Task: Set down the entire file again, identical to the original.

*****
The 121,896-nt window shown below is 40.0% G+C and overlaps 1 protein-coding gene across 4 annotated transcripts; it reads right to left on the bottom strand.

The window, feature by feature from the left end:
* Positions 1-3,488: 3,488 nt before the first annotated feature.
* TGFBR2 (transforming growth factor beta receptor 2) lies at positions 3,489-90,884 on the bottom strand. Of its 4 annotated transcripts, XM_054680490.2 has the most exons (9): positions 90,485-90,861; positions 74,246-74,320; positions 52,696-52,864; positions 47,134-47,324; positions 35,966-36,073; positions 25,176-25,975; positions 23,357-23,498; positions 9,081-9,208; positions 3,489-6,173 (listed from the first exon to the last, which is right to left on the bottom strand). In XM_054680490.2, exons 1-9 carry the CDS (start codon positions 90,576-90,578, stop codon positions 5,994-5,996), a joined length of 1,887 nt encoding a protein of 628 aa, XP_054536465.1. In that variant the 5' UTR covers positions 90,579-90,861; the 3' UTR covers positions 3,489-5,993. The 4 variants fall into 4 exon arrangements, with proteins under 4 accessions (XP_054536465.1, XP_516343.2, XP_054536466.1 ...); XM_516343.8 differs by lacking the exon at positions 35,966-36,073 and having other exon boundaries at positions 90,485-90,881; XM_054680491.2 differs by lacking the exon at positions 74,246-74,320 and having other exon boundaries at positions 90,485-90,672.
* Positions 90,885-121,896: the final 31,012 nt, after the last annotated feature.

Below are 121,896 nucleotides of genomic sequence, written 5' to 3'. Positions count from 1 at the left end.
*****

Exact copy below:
The 121,896-nt window shown below is 40.0% G+C and overlaps 1 protein-coding gene across 4 annotated transcripts; it reads right to left on the bottom strand.

The window, feature by feature from the left end:
* Positions 1-3,488: 3,488 nt before the first annotated feature.
* TGFBR2 (transforming growth factor beta receptor 2) lies at positions 3,489-90,884 on the bottom strand. Of its 4 annotated transcripts, XM_054680490.2 has the most exons (9): positions 90,485-90,861; positions 74,246-74,320; positions 52,696-52,864; positions 47,134-47,324; positions 35,966-36,073; positions 25,176-25,975; positions 23,357-23,498; positions 9,081-9,208; positions 3,489-6,173 (listed from the first exon to the last, which is right to left on the bottom strand). In XM_054680490.2, exons 1-9 carry the CDS (start codon positions 90,576-90,578, stop codon positions 5,994-5,996), a joined length of 1,887 nt encoding a protein of 628 aa, XP_054536465.1. In that variant the 5' UTR covers positions 90,579-90,861; the 3' UTR covers positions 3,489-5,993. The 4 variants fall into 4 exon arrangements, with proteins under 4 accessions (XP_054536465.1, XP_516343.2, XP_054536466.1 ...); XM_516343.8 differs by lacking the exon at positions 35,966-36,073 and having other exon boundaries at positions 90,485-90,881; XM_054680491.2 differs by lacking the exon at positions 74,246-74,320 and having other exon boundaries at positions 90,485-90,672.
* Positions 90,885-121,896: the final 31,012 nt, after the last annotated feature.

Below are 121,896 nucleotides of genomic sequence, written 5' to 3'. Positions count from 1 at the left end.